Until 2022 the fund only covered the cost of replacing certain aspects of remediation, such as cladding and insulation. It did not cover any other safety issues, such as issues with cavity barriers, and only applied to buildings over 18 metres in height. 

    However, on the 10th of January 2022 Michael Gove confirmed that buildings between 11-18 metres would be eligible for support going forwards and that developers would be expected to pay for cladding remediation costs.

    This became law in the Building Safety Act 2022, which also includes the Leaseholder Protections. These protections cover remediation works other than cladding, placing a limit on the amount that can be charged to leaseholders for this kind of work. The limits are determined by the value of the property.

    You can read more about the Building Safety Act here.

    And more about Leaseholder protections here.


  • 3. Answer
  • Are the manufacturers, building firms or insurance companies not liable?

    Through the Building Safety Act no leaseholder will be expected to pay to remediate unsafe cladding. The cost of other remediation work is also covered or capped through the leaseholder protections.

    The government has said it expects developers to pay for the works required and so far a number of developers have signed a pledge committing to do this.

    You can read more about this here.

  • 3. Answer
  • What is an EWS1 form and do I need one?

    EWS stands for External Wall System. Mortgage providers may ask for extra information about a building’s external wall system in an EWS1 form before they are willing to lend against it. They should only be requested for buildings taller than 18m.
    In order to complete an EWS1 Form, a suitably qualified professional must conduct a fire safety assessment and confirm their findings on the form.  The form will help ensure information relating to the assessment of external wall systems is recorded consistently.  The aim of the form is to deliver assurance on the construction of a building’s external wall for lenders and their valuers.  Only one assessment and form is required for each building and, currently, these will be valid for five years.

  • 3. Answer
  • I want to sell my home, how will the remediation works affect me?

    In 2022 the Building Societies Association and UK Finance, the representative body for banks, announced that some lenders have agreed to provide mortgages on flats in buildings that need remedial works, where a costed and funded plan for the works is in place.  

    The National Housing Federation has asked the Department for Levelling Up, Housing and Communities what lenders’ responses have been to buildings that have been reassessed under the PAS 8890 guidance, where recommendations using the new methodology have been different from those previously made for the building.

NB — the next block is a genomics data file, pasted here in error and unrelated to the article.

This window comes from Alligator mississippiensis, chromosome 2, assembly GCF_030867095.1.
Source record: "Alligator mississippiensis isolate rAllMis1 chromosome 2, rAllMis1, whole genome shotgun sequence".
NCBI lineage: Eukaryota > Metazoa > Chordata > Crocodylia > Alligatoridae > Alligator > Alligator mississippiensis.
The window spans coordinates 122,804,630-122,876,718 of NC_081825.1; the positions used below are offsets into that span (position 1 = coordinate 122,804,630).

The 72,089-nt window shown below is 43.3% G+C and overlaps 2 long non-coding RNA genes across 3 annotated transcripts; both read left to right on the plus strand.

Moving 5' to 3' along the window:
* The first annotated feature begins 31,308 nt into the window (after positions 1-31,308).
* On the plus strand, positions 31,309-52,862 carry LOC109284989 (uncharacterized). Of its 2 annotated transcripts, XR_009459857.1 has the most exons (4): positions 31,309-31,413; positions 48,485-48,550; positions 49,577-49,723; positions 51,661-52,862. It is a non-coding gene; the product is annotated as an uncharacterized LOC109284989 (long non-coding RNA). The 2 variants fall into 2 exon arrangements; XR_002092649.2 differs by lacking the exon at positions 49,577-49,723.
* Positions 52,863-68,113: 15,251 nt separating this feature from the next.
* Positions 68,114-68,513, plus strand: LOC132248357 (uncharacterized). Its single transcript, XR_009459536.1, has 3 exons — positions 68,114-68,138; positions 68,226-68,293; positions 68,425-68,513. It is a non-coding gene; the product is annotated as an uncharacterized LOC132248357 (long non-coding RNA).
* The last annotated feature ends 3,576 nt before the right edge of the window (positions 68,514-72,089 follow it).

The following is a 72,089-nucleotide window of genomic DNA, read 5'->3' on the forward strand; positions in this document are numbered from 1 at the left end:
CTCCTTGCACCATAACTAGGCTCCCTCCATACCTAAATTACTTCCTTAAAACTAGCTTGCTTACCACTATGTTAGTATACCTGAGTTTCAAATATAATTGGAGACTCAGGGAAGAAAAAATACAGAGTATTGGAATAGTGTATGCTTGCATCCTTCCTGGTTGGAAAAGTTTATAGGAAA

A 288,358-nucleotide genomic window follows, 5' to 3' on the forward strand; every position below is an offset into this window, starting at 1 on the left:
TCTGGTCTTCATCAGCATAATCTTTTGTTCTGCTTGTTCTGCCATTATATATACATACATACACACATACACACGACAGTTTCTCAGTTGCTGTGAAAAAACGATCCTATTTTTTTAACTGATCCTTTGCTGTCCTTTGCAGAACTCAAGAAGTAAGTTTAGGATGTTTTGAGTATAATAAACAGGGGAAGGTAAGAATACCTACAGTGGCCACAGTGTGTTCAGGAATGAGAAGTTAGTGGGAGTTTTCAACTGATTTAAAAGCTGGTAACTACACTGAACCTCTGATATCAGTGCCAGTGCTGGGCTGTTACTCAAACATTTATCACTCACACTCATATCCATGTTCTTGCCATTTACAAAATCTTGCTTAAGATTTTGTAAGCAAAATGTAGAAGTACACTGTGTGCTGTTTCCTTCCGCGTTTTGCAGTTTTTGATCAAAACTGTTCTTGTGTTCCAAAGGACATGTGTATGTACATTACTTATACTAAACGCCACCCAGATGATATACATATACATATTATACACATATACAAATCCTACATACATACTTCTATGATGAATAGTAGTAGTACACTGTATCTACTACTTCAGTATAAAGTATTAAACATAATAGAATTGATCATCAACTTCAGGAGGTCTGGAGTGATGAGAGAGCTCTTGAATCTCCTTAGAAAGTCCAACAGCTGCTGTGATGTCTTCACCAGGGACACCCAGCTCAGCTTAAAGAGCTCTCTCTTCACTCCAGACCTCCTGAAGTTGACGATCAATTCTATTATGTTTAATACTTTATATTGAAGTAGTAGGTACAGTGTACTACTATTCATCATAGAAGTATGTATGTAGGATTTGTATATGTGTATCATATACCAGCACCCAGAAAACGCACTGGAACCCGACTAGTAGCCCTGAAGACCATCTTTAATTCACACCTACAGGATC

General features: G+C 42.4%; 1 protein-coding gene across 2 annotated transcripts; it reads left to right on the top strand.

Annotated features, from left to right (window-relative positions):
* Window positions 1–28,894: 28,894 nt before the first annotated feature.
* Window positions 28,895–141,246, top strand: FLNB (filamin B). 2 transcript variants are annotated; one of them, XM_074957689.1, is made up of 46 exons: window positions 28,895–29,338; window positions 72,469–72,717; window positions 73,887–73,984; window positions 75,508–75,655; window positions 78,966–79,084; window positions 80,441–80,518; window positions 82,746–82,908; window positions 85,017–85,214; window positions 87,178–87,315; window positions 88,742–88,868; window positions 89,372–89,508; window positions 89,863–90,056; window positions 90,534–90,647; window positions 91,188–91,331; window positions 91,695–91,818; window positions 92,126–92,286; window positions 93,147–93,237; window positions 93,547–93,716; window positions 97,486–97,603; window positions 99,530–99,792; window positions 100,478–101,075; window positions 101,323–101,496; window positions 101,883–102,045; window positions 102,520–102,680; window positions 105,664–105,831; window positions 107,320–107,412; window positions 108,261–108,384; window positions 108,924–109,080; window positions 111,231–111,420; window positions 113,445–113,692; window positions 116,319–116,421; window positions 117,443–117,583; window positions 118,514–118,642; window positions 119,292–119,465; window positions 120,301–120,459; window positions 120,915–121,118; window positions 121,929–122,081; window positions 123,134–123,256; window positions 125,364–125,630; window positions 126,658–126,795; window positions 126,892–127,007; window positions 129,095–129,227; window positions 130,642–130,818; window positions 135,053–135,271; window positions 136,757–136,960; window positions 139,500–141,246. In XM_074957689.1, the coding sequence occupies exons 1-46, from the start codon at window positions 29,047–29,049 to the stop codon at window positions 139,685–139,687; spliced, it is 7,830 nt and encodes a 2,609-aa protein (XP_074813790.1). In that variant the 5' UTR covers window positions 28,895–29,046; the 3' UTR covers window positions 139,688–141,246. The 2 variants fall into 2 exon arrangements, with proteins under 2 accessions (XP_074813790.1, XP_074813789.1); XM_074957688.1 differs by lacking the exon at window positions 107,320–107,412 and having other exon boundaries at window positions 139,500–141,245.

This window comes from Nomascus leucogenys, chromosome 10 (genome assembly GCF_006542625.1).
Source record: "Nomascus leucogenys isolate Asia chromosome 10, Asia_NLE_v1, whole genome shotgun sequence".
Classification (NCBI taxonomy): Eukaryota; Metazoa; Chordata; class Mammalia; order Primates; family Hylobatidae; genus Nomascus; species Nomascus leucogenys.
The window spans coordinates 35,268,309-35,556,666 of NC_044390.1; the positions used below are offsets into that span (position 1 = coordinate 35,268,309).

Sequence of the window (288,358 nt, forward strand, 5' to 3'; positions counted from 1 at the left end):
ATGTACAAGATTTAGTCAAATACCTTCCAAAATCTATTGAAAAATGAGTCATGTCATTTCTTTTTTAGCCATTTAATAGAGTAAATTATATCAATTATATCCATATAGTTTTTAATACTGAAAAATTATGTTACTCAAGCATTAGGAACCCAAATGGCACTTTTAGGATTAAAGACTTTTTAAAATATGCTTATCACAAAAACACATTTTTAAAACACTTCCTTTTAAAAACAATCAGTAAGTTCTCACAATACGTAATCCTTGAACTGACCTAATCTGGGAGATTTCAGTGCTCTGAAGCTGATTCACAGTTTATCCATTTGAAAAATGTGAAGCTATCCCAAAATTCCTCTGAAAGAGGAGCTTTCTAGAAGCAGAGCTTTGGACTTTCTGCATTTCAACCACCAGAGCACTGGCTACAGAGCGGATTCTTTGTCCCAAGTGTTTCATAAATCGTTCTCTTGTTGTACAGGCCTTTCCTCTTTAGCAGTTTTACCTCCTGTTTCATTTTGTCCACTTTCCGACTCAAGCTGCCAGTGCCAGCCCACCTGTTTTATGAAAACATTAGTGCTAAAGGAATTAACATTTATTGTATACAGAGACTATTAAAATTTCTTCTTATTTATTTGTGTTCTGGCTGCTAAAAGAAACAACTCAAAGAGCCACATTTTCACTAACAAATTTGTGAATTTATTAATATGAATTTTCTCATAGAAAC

The department couldn’t confirm whether there are any trends around how lenders were responding in such cases, as this is still relatively new guidance. However, they did say that lenders, valuers, and other stakeholders have, theoretically at least, signed up to the principles behind the PAS and a more risk-based approach, so there shouldn’t be any reason why they wouldn’t accept the findings. We will continue to work with them around this issue and keep customers updated. 

    We’d encourage any homeowner who’s looking to staircase, remortgage, or sell their property to contact us first so we can discuss this you.




Reinforced Autoclaved Aerated Concrete (RAAC) 

We understand customers may be concerned about the potential use of RAAC in social housing homes, following the extensive media coverage of its use in schools and other public buildings built between the 1950s and 1980s. 

We want to reassure residents that following preliminary investigations, we believe the likelihood of RAAC being present in our homes is extremely low.  

This view is based on the results of the regular, routine surveys that Irwell Valley Homes and our independent surveyors carry out in our homes, which have not found any signs that RAAC has been used. 

In general, RAAC is predominately found in buildings which require a large, unsupported roof – such as schools, hospitals and other public buildings. 

The safety of our customers and their homes is our top priority. Customers can be reassured we’re taking this issue extremely seriously and are working on several steps as part of our risk-based approach, including:  

  • Further investigations of our homes and buildings, working closely with our structural engineer partners. 
  • Issuing guidance to our inspection and surveying teams on how to identify any potential issues whilst carrying out their day-to-day work. 
  • Adding specific checks into future structural assessments. 
  • Including specific checks within future stock condition surveys. 

If you have any questions or concerns about your home or building, please contact us. 


Resident Engagement Strategy

If you live in a high rise building we have also created a Resident Engagement Strategy.

Find yours here Castleton Court, Fitzgerald Court, Magnolia Court, Southey Court, The Picture House